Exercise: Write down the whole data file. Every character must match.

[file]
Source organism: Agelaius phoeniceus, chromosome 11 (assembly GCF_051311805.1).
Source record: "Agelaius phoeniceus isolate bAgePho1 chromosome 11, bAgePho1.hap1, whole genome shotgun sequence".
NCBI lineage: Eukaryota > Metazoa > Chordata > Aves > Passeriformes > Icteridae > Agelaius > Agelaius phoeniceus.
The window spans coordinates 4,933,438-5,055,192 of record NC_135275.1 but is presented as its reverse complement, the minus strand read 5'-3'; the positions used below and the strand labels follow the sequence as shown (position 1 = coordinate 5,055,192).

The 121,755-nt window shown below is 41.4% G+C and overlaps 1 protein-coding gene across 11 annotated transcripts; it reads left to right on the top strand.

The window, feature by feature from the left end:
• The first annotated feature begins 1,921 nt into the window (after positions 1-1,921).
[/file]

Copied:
Source organism: Agelaius phoeniceus, chromosome 11 (assembly GCF_051311805.1).
Source record: "Agelaius phoeniceus isolate bAgePho1 chromosome 11, bAgePho1.hap1, whole genome shotgun sequence".
NCBI lineage: Eukaryota > Metazoa > Chordata > Aves > Passeriformes > Icteridae > Agelaius > Agelaius phoeniceus.
The window spans coordinates 4,933,438-5,055,192 of record NC_135275.1 but is presented as its reverse complement, the minus strand read 5'-3'; the positions used below and the strand labels follow the sequence as shown (position 1 = coordinate 5,055,192).

The 121,755-nt window shown below is 41.4% G+C and overlaps 1 protein-coding gene across 11 annotated transcripts; it reads left to right on the top strand.

The window, feature by feature from the left end:
• The first annotated feature begins 1,921 nt into the window (after positions 1-1,921).